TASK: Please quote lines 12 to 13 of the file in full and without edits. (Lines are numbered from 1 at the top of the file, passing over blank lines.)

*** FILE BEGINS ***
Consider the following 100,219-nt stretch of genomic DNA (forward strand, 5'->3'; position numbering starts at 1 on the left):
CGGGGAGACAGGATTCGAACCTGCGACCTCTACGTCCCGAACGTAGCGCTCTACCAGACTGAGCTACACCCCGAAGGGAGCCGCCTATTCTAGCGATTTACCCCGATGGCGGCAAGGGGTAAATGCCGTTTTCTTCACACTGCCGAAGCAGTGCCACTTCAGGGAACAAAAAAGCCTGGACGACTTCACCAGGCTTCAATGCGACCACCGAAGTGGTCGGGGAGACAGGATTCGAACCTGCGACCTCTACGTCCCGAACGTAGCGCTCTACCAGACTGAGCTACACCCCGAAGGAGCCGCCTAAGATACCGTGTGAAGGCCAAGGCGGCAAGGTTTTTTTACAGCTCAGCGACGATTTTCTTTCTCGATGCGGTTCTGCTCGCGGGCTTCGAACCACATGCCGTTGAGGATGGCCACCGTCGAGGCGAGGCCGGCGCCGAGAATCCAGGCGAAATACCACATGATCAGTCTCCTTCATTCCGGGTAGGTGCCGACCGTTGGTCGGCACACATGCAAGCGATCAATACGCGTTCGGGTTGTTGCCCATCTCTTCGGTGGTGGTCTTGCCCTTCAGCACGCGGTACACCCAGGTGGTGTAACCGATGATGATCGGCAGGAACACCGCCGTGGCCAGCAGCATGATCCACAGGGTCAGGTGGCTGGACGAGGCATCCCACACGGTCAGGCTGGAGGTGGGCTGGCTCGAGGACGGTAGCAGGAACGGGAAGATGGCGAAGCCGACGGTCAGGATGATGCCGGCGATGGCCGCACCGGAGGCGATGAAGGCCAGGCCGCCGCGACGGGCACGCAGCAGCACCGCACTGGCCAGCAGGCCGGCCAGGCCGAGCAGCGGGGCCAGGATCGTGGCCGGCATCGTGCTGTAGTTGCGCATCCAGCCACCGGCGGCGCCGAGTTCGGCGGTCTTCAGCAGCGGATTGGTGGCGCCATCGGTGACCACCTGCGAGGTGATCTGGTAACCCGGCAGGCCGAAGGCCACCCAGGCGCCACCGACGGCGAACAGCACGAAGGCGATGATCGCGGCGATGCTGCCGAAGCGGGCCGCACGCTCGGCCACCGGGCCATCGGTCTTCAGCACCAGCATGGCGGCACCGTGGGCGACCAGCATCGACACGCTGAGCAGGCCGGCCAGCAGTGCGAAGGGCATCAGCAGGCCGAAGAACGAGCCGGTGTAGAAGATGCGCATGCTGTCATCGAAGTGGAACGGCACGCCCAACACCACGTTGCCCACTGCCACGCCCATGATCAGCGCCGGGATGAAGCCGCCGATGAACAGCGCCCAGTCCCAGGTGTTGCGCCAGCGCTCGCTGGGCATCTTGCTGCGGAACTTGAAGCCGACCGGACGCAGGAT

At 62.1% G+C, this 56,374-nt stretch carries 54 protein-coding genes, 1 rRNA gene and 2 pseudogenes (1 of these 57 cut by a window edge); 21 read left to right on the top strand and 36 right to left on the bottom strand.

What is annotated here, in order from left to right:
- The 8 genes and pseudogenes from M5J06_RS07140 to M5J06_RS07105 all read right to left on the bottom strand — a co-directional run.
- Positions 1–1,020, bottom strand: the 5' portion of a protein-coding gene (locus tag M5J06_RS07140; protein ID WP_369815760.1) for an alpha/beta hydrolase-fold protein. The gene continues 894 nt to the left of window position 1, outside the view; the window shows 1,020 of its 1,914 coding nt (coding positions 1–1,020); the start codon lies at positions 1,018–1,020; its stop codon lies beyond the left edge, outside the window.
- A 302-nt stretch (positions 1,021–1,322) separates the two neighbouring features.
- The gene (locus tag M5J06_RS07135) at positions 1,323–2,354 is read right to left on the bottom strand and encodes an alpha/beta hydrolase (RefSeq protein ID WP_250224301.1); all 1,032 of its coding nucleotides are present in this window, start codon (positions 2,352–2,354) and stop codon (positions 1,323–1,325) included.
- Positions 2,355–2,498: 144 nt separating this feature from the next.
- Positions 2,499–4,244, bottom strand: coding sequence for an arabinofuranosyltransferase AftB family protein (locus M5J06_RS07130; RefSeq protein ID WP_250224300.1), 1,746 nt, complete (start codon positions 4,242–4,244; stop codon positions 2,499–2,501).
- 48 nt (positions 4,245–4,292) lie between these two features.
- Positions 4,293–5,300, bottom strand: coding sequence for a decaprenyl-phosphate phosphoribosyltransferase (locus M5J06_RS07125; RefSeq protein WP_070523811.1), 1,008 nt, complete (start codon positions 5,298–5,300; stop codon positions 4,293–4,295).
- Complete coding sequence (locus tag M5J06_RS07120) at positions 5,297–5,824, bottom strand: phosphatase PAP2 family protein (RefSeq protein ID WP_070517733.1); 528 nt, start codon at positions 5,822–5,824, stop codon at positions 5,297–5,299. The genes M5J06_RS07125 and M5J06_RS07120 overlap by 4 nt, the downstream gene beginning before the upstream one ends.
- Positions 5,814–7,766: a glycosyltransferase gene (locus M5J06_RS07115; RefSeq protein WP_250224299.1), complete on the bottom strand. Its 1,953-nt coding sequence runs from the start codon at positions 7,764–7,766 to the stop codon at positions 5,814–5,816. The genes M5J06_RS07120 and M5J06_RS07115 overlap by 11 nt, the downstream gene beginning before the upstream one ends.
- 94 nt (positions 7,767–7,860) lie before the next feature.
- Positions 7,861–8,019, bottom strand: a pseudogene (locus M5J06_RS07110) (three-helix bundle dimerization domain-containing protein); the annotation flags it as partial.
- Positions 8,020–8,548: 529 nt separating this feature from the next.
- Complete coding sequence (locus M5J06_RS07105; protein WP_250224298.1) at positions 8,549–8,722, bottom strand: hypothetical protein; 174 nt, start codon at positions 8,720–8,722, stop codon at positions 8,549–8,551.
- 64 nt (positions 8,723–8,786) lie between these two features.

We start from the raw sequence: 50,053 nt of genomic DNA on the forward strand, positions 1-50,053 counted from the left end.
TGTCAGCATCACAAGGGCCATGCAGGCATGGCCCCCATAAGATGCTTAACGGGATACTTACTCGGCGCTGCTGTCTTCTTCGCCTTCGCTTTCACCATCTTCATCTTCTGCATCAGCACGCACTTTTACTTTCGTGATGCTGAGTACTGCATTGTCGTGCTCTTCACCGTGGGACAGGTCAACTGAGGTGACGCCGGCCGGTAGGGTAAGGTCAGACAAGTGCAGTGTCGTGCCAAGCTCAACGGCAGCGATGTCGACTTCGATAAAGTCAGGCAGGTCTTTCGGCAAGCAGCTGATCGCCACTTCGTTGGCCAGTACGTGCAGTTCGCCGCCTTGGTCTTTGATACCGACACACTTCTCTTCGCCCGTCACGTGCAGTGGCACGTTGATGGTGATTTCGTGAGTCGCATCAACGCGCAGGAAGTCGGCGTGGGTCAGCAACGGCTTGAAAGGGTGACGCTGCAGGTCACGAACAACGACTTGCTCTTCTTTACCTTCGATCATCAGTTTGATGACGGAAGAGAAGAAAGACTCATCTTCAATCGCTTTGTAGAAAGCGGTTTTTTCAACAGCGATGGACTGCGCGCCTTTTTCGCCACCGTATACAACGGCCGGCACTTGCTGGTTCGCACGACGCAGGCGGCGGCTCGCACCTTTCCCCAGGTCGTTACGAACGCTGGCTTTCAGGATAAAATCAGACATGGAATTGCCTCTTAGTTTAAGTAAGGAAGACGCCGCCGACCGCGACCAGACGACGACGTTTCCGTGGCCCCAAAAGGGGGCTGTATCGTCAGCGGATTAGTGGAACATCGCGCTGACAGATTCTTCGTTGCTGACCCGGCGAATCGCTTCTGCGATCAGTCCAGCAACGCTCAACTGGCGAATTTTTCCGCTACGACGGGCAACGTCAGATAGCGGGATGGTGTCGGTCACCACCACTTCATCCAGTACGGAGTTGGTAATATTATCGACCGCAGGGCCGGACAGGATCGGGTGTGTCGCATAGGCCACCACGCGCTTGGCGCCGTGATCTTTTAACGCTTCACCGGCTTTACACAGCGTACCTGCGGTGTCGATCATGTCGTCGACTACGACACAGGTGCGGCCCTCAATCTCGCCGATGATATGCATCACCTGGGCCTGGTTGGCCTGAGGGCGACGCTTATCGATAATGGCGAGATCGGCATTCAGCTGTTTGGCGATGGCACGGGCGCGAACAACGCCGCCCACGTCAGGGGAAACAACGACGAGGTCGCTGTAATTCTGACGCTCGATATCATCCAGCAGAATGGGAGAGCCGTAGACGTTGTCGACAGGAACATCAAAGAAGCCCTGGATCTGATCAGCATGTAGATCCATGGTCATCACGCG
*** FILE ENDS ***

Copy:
- Positions 4,293–5,300, bottom strand: coding sequence for a decaprenyl-phosphate phosphoribosyltransferase (locus M5J06_RS07125; RefSeq protein WP_070523811.1), 1,008 nt, complete (start codon positions 5,298–5,300; stop codon positions 4,293–4,295).
- Complete coding sequence (locus tag M5J06_RS07120) at positions 5,297–5,824, bottom strand: phosphatase PAP2 family protein (RefSeq protein ID WP_070517733.1); 528 nt, start codon at positions 5,822–5,824, stop codon at positions 5,297–5,299. The genes M5J06_RS07125 and M5J06_RS07120 overlap by 4 nt, the downstream gene beginning before the upstream one ends.